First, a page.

During orientation week at UCT back when I started my first year, there were loads of fun activities arranged for non-res. dwellers: parties every night, trips to the beach, walks up the mountain, etc. There was also a series of important sessions designed to enhance academic success at university, such as tours of the library, for example. When one of the very cool third years in charge of O-week, reminded us Freshers about a beach activity taking place the next day, I – nerd that I am – pointed out that it clashed with computer skills training.
“Wahahahahaha!” he laughed. “Who needs computer training? Come to the beach, man!”
My campus street cred. (if it ever existed) evaporated as he shouted this across the large group of first years. He then hastened to add:
“But I do suggest that you go to registration.”
And that was when I gathered that if Mr Cool was urging us to be present at registration, it must be an important event.
Fast forward 16 years later to a couple of weeks ago on campus at Wits. Because most students at Wits Plus lectures are working full time, it was hard not to notice a guy who looked alot younger than the rest of us, who frequently arrived at 5pm lectures dressed in shorts. His attire led me to gather that it was unlikely that he was gainfully employed so I surmised that he would be flexible during the day. All of this led me to earmark him as a potential study buddy.
So one day I went up to him and introduced myself. He was indeed under the age of 20 and unemployed. Why then, wasn’t he a full-time student?
“You see, what happened was, when I arrived at Wits at the beginning of the year, they’d given my place away.”
That didn’t seem fair, I empathised.
“I know!” he replied. “I mean, I missed registration but I was in Cape Town. I was on holiday. I wasn’t, like, going to come up early for registration. You know what I mean?”
Totally, dude. Like, fully. Who’d cut their Cape Town holiday short for registration?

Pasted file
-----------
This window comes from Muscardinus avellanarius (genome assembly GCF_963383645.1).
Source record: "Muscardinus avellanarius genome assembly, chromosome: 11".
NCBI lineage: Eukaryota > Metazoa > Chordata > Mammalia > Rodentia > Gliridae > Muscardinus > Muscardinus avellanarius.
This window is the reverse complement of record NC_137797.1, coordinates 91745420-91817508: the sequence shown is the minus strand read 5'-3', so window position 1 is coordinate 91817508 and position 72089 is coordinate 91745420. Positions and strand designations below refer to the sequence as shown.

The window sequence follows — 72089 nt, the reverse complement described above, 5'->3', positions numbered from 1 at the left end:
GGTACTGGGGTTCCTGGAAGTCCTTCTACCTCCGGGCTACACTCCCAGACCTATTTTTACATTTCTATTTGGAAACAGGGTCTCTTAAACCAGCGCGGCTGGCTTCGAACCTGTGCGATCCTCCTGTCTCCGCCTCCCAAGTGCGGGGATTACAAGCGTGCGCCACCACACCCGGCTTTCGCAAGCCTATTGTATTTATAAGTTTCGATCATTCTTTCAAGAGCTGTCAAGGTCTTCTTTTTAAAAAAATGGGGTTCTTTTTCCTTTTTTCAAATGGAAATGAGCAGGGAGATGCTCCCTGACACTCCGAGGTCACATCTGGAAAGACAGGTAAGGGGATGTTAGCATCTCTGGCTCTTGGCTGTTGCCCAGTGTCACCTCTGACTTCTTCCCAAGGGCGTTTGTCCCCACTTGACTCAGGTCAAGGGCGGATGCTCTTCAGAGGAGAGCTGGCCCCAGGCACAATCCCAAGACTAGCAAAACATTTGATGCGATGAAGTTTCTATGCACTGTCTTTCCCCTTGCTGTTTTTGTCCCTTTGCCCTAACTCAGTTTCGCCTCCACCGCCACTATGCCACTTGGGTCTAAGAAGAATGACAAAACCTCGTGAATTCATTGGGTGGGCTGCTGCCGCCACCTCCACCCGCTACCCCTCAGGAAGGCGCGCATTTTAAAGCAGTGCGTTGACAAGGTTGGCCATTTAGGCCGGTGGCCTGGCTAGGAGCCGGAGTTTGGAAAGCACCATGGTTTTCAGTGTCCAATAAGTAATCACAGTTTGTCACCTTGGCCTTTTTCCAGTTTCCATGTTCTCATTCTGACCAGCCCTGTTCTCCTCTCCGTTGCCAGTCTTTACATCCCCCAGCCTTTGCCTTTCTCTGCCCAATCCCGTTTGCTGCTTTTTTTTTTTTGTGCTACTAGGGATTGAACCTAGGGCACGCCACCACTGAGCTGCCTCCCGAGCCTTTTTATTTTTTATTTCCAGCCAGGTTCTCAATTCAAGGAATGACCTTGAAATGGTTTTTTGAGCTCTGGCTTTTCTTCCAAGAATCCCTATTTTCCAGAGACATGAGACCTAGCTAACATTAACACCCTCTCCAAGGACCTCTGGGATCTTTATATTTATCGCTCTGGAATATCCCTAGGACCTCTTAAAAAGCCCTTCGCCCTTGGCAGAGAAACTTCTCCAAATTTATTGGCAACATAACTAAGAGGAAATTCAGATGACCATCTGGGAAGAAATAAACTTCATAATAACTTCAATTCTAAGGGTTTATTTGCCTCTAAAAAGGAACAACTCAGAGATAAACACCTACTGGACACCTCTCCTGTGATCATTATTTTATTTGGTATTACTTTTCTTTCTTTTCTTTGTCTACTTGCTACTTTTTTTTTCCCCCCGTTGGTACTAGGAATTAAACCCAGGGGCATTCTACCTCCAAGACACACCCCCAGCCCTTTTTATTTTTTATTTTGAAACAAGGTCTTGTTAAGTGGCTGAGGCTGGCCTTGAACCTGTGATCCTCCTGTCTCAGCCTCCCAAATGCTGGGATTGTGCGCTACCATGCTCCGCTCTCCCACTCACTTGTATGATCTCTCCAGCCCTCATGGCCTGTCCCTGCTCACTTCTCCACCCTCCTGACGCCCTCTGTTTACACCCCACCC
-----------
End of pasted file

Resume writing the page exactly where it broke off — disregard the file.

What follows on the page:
Perhaps I should’ve taken this as a warning sign, but he was available during the day, he lived in the Parks… these were key factors in his favour, I rationalised.
I decided to find out more about my potential study buddy. It wasn’t hard:
“I had a contract to play provincial rugby after school but that was before my accident…I know, you’re thinking I don’t look like a professional rugby player but I used to gym every day. But now I don’t play rugby so I don’t do gym anymore, ’cause what’s the point, right? But at least it was really easy for me to get into varsity – I didn’t need too many points because I’m previously disadvantaged. Because of my accident. Basically, I’m black.”
At this point I don’t know whether I am speaking to a teenager with a mild form of brain damage following an accident or a kid who looks pastier than Prince Phillip himself but who reckons he’s black and might have actually ticked that race group on his university application form.
Then he wants to know how old I am. I tell him I am 35 and he informs me that I am 5 years younger than his mom. Awesome. (And, as I tweeted at the time, my husband and his dad are exactly the same age.)
Nonetheless, we exchange telephone numbers.
The next day, I’m at my desk, busy with an Economics tutorial and I’m unclear on a few things. I’m conscious it’s 8:30am and I’m doubtful whether a 19 year old who only has lectures that evening, would be awake at this hour. So I text him. And then I wait. And wait. And wait.
At about 10am I get a missed call.
“Sorry,” says my study buddy, “I was watching rugby.”
We discuss as much as we can over the phone but it’s not ideal so we agree to meet that afternoon at 4pm after lectures. It’s his idea. He says he’ll be in the library from 3pm.
I fly into the Commerce Library just after 4pm, having dragged myself away from a screaming Chiara begging me not to go to “letchers”. I scan the desks for my study buddy but there is no sign of him. I figure he’s running late and I start working while I wait for him.
An hour and a half later it’s time for our lecture to start and I head to class. Still no sign of my study buddy.
The lecture starts and the penny drops. He’s not coming. It’s a non-compulsory revision lecture on a Friday night before our test the following Tuesday.
The next morning I arrive for our Saturday morning Maths lecture and run into my “study buddy” having a cigarette outside the building, looking a bit rough.
“I’m SO sorry about yesterday!” he exclaims. “I started drinking in the afternoon and …” His voice trails off and he smiles sheepishly.
I have subsequently found myself a nerdy, female, Actuarial Science drop-out, studying third-year Economics, whom I employ on an hourly basis to tutor me.
I guess it’s as the Economists say, “there is no such thing as a free lunch”.